How did Delhi vote? A look into past vote shares

Delhi Elections 2020: How did Delhi vote? A look into past vote shares

PTI file photo

Delhi is set to vote once again after a series of turbulent government changes in 2013 and 2015, the latter of which saw the rise of Aam Aadmi Party in the union territory and the first stable government the region saw in nearly a decade.

But before Delhi goes out to ink its fingers, let's look into how political parties fared in 2008, 2013 and 2015.

2008

According to the Election Commission of India, there were 1.07,26,573 voters registered in 2008, of which 61,76,075 voters actually cast their franchises, amount to 57.58% polling. The total number of valid votes was 61,77,344.

Among the parties who contested, BJP and Congress took the lion's share of the votes, with BJP getting 22,44,629 votes or 36.34 per cent of the votes and the Congress got 25,89,816 votes or 40.31 per cent of the votes. The BSP came far in the third with 8,67,672 votes or a mere 14.05 per cent of the votes, with the other parties and independents taking minute chunks of the remaining votes.

2013

2013 had one major change over 2008: Aam Aadmi Party, born from the remnants of the Jan Lokpal hartal, took to the political scene with the aim of taking Delhi's throne. Led by Arvind Kejriwal, AAP led a strong campaign, leaving a strong mark on the electoral share in the elections. This, coupled with the Sheila Dikshit government losing credibility in the wake of the Nirbhaya rape case, led to the Congress' collapse and AAP's rise in the region.

According to the Election Commission of India, there were 1,19,63,630 voters registered in 2013, of which 78,33,919 voters actually cast their franchises, amounting to 65.63 per cent polling. The total number of valid votes was 78,23,820.

Among the parties who contested, newcomer AAP made a strong impression eating into the BJP and Congress' votes with 23,22,330 votes or 29.49 per cent vote share. BJP got 26,04,100 votes or 33.07 per cent vote share and Congress got 19,32,933 votes or 24.55 per cent of the vote share. BSP, which had shown a reasonable performance in 2008, was reduced to a mere shadow, with just 4,20,926 votes or a paltry 5.35 per cent of the votes. The remaining parties and independents took small bits of the remaining votes.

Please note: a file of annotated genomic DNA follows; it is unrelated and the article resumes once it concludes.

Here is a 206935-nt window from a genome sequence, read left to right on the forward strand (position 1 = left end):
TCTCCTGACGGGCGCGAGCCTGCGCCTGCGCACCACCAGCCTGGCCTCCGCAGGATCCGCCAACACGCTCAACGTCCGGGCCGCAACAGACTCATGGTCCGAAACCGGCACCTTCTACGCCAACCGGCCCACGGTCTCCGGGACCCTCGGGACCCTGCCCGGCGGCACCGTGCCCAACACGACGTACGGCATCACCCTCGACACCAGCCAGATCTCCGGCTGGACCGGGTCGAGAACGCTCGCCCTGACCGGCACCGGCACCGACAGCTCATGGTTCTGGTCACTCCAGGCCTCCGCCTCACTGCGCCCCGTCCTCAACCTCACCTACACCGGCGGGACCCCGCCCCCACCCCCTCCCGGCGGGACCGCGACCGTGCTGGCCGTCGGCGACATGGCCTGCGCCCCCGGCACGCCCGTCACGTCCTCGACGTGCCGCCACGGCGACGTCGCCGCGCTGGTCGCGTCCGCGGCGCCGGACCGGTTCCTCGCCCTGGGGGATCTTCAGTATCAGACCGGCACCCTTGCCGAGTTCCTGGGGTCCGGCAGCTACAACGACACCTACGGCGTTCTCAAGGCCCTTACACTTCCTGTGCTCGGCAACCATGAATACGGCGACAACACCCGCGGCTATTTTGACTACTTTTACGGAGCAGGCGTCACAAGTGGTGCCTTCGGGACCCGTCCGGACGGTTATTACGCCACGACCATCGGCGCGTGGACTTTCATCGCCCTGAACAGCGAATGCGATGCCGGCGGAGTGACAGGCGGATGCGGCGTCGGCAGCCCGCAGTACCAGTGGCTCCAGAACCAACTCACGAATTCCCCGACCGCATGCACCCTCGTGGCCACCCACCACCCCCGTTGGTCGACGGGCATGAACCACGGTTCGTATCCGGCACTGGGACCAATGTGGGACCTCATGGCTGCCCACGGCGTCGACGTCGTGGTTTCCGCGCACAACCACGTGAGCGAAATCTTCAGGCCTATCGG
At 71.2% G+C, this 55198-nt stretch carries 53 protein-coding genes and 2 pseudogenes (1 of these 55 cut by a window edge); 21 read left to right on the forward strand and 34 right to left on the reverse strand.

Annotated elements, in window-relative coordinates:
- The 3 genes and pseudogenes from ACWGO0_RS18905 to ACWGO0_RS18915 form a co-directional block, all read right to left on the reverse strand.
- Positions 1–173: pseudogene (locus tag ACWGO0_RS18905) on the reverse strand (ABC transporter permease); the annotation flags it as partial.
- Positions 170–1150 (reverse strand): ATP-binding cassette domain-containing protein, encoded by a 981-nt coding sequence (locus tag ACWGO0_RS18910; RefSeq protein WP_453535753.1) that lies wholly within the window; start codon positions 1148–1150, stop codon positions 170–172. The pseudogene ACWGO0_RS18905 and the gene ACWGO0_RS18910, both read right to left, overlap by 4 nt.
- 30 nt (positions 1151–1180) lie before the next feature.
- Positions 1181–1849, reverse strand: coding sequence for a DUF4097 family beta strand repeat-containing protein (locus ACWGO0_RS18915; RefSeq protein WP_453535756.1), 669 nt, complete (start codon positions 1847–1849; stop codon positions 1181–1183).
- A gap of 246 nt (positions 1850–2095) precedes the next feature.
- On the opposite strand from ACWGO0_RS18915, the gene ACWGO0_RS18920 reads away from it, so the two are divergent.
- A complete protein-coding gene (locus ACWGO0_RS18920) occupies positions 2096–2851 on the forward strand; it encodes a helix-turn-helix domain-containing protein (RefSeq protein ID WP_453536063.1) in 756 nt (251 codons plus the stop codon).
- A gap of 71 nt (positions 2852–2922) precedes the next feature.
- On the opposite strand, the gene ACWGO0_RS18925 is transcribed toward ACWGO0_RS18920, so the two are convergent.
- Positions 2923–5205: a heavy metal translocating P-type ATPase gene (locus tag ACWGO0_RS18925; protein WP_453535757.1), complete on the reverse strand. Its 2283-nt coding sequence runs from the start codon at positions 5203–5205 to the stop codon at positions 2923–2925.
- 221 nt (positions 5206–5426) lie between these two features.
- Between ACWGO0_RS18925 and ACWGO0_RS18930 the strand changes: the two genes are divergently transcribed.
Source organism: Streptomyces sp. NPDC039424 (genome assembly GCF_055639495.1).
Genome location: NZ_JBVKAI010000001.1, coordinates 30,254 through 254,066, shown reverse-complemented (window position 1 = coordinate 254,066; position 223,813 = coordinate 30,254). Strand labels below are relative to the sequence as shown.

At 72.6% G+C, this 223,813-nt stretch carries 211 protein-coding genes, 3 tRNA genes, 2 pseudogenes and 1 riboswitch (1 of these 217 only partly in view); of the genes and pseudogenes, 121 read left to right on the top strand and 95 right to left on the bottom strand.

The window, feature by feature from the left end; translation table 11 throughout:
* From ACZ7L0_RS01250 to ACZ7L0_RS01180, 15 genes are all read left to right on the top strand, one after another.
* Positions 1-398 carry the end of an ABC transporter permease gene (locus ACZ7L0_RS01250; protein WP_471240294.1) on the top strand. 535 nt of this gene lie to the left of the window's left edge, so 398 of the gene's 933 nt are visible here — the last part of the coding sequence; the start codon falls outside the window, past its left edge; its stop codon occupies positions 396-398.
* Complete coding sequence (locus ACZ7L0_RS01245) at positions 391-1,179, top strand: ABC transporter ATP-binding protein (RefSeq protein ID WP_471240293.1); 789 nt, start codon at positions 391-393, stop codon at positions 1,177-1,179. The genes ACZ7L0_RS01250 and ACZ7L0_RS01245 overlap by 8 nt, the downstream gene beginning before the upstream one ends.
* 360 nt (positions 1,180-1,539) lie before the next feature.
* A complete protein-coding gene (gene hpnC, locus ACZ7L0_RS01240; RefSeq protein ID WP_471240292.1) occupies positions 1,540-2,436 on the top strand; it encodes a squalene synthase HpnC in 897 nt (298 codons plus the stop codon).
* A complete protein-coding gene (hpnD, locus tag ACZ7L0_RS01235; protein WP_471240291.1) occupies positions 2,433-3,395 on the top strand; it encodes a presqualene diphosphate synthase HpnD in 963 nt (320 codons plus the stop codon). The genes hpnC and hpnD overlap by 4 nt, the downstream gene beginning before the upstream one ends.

2015

2015 is when Delhi saw its second stable government since 2008. Kejriwal, who had taken the reins in 2013, had resigned in just two weeks, citing his inability to implement Jan Lokpal. Delhi had succumbed to chaos, with President's Rule implemented through 2014, after which LG Najeeb Jung recommended dissolving the Assembly and conducting fresh elections.

According to the Election Commission of India, there were 1,33,13,295 voters registered in 2015, of which 89,36,159 voters actually cast their franchises, amounting to 67.12 per cent polling. The total number of valid votes was 89,42,372.

Aam Aadmi Party, despite the fiasco of 2013, made an even stronger impression in 2015, scoring over 48,78,397 votes or 54.34 per cent vote share. BJP and Congress' vote shares continued their downward trend, with the BJP getting 28,90,485 votes or 32.19 per cent vote share and the Congress got a mere 8,66,814 votes or 9.65 per cent of the votes. All the other parties took what little votes there were left, and Aam Aadmi Party once again formed a government in the UT, which has lasted five years.

DH Newsletter Privacy Policy Get top news in your inbox daily
GET IT
Comments (+)